Tag Archives: Children’s Message

1 Corinthians 13:8

1 Corinthians 13:8

Love never fails. (NIV)
Love never dies.  (MSG)
Love will last forever.  (NLT)
Love never ends.  (ESV)
Love never failith.  (ASV)
The love doth never fall. (YLT)
It doesn’t matter how you say it; God is love and love does not fail.

“Love” is a difficult word to define and you will get a different definition from anyone that you ask.  I once did a children’s message on 1 Cor 13:1-8 which is Paul’s definition of what love is, and what it is not; and it’s actually God’s definition as well since it’s His inspired word that Paul is writing.  The approach that I employed required two paper bags, one labeled “Love is” and the other labeled “Love is not”.  I then gave each child a piece of paper with the scriptural definitions printed on them and their job was to place them in the appropriate bags as I read the text.

In the bag labeled “Love is”, they placed the following:

Keeps no record of wrongs
Does not delight in evil
Rejoices with truth
Always protects
Always trusts
Always hopes
Always perseveres

In the bag labeled “Love is not”, they placed the following:
Easily angered


Children’s Messages

Children’s Messages

I’ve been leading children’s messages on a monthly rotation with four other gentlemen in our congregation for almost four years now.  These messages are enjoyed by all, not just the children.  Why?  I’m sure that the Holy Spirit has a lot to do with this, but here’s some pointers based on lessons we’ve learned through the years:


  1. We do these messages every Sunday, in the middle of worship, and right in the main sanctuary, so everyone can watch and listen.
  2. The children come up to a reserved row of front pews for the message.  Depending on the message, they are sometimes invited to sit on the floor in front of the presenter.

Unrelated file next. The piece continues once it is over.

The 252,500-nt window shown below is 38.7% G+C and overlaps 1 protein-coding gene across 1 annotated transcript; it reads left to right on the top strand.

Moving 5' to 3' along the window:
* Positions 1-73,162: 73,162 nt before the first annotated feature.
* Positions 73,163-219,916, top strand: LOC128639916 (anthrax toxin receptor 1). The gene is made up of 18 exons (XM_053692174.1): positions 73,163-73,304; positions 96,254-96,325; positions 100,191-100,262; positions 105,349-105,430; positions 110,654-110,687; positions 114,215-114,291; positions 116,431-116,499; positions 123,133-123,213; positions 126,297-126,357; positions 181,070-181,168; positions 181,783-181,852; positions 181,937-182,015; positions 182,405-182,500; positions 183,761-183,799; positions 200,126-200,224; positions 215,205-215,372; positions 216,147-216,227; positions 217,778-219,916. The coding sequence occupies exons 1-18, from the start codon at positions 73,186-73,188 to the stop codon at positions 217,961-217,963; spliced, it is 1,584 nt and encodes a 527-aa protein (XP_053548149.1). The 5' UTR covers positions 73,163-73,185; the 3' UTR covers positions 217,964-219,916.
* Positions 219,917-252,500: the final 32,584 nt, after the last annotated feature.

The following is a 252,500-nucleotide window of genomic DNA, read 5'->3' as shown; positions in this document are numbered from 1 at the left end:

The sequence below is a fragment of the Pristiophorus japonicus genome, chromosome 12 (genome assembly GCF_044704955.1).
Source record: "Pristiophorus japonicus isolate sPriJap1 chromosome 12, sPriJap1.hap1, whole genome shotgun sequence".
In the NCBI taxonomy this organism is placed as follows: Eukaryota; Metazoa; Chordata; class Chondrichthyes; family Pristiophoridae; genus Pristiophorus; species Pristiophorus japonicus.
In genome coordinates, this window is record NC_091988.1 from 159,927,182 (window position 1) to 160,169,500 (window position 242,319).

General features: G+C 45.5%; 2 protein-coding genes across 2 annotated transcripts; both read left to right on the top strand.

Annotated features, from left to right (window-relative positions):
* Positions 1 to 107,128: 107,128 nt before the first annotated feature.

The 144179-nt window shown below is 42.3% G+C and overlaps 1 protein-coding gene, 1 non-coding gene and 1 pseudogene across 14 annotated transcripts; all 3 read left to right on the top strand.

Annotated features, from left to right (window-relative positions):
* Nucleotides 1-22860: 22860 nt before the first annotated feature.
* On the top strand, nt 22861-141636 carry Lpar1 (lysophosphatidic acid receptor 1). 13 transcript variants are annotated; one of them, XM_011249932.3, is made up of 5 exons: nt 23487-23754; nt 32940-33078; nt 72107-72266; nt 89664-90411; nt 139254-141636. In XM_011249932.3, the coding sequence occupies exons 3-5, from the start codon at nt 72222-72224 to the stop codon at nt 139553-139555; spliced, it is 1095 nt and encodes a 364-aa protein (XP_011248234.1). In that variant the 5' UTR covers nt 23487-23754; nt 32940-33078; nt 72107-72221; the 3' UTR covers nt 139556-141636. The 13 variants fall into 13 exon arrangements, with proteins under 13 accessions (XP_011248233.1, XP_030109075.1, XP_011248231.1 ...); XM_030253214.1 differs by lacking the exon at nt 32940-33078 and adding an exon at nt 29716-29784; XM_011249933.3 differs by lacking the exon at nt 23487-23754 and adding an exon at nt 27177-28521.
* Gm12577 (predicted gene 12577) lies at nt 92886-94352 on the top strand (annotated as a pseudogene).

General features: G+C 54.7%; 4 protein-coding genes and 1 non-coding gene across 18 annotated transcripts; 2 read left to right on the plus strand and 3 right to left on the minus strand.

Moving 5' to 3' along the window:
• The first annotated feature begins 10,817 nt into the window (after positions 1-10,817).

3. Don’t always rely on the Pastor for this.  Give your children some variety.  Get a monthly rotation going with four or five volunteers, one of which is the Pastor.
  4. Pray for help as you prepare and right before you deliver the message.
  5. Start off on the right foot.  Be positive, smile, say “good morning children” or “how’s everybody doing?”  If it’s a small group, you might even want to walk in front of each of them and give each one a “high five.”  Have an “ice breaker” moment before getting into God’s word.
  6. We always base the message on one of the day’s scripture readings.
  7. Keep the message short; no longer than 5 minutes.
  8. Use props, signs, pictures, gestures, singing, computer images, anything you can to make an impression and to grab their attention.  Once for Transfiguration Sunday, I brought in one of my son’s Transformer toys to help describe the change that Jesus went through.
  9. Refrain from reading to them.  Memorize passages if necessary.  Maintain eye contact with them as much as possible.  Don’t rely on anything written on paper.  Have everything in your head.  “Internalize” the story that you are telling.
  10. Use language and words that they understand.   Define big “churchy” words if you have to use them.
  11. Involve them.  Ask questions of them, ask for volunteers when needed to help with a skit, talk to them by name.
  12. They will get bored quickly if you just talk to them.  At least be animated.  Let the text drive your spirit; talk slowly or fast, loud or soft, high pitched or low pitched and use facial expressions.
  13. Act out the story as much as possible.  If Elijah is using his cloak to part the Jordan River in your story, then wear your coat, take it off in front of them and slap the ground with it, swinging it way up over your head as you tell the story.
  14. Involve other people when needed.  For example, at Pentecost, I had a volunteer play a wind sound WAV file on our sanctuary PC sound system when the sound of wind was discussed in the Acts 2 account.
  15. And lastly, here are two WEB resources to give you some ideas for most of the popular lectionary texts:





A Picture is Worth a Thousand Words!

A Picture is Worth a Thousand Words!

Are you using presentation software for your sermons?  Visuals are important in worship because they help your members and visitors absorb and remember what you are saying.


Have you ever wondered why some adults are getting more out of, and enjoying, the children’s message more than the sermon?  It’s for the same reason.  Typically children’s messages employ pictures or props, and we often involve the children by asking for questions and participation during the message.